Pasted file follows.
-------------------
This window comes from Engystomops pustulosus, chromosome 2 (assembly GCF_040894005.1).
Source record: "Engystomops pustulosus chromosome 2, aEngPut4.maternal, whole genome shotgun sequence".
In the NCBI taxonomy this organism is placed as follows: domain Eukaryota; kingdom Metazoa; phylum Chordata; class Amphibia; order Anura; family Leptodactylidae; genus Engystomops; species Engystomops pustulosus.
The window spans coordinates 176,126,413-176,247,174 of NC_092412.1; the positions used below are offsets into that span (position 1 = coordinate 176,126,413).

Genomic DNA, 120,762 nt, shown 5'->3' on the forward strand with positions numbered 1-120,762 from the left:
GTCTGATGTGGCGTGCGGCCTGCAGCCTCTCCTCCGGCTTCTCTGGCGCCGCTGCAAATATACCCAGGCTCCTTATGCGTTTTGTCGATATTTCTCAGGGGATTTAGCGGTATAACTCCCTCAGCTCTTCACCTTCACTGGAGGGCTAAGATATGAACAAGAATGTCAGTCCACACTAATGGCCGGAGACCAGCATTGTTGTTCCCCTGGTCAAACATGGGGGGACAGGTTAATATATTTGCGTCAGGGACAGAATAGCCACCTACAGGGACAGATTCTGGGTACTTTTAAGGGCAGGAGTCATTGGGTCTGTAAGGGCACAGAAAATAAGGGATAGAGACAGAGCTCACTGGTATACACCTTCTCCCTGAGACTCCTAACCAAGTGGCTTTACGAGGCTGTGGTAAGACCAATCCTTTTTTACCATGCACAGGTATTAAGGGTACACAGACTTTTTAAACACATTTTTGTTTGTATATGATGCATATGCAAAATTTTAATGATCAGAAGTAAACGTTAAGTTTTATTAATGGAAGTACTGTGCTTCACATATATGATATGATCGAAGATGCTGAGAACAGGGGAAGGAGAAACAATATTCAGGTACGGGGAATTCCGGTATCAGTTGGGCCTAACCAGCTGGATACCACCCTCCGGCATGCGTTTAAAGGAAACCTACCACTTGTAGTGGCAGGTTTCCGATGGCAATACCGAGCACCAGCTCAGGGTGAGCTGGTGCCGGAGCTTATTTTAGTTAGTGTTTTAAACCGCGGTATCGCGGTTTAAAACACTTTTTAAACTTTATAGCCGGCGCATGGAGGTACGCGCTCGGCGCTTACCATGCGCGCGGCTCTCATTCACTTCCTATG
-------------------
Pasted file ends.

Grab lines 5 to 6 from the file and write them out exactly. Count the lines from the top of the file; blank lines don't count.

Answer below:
Genomic DNA, 120,762 nt, shown 5'->3' on the forward strand with positions numbered 1-120,762 from the left:
GTCTGATGTGGCGTGCGGCCTGCAGCCTCTCCTCCGGCTTCTCTGGCGCCGCTGCAAATATACCCAGGCTCCTTATGCGTTTTGTCGATATTTCTCAGGGGATTTAGCGGTATAACTCCCTCAGCTCTTCACCTTCACTGGAGGGCTAAGATATGAACAAGAATGTCAGTCCACACTAATGGCCGGAGACCAGCATTGTTGTTCCCCTGGTCAAACATGGGGGGACAGGTTAATATATTTGCGTCAGGGACAGAATAGCCACCTACAGGGACAGATTCTGGGTACTTTTAAGGGCAGGAGTCATTGGGTCTGTAAGGGCACAGAAAATAAGGGATAGAGACAGAGCTCACTGGTATACACCTTCTCCCTGAGACTCCTAACCAAGTGGCTTTACGAGGCTGTGGTAAGACCAATCCTTTTTTACCATGCACAGGTATTAAGGGTACACAGACTTTTTAAACACATTTTTGTTTGTATATGATGCATATGCAAAATTTTAATGATCAGAAGTAAACGTTAAGTTTTATTAATGGAAGTACTGTGCTTCACATATATGATATGATCGAAGATGCTGAGAACAGGGGAAGGAGAAACAATATTCAGGTACGGGGAATTCCGGTATCAGTTGGGCCTAACCAGCTGGATACCACCCTCCGGCATGCGTTTAAAGGAAACCTACCACTTGTAGTGGCAGGTTTCCGATGGCAATACCGAGCACCAGCTCAGGGTGAGCTGGTGCCGGAGCTTATTTTAGTTAGTGTTTTAAACCGCGGTATCGCGGTTTAAAACACTTTTTAAACTTTATAGCCGGCGCATGGAGGTACGCGCTCGGCGCTTACCATGCGCGCGGCTCTCATTCACTTCCTATG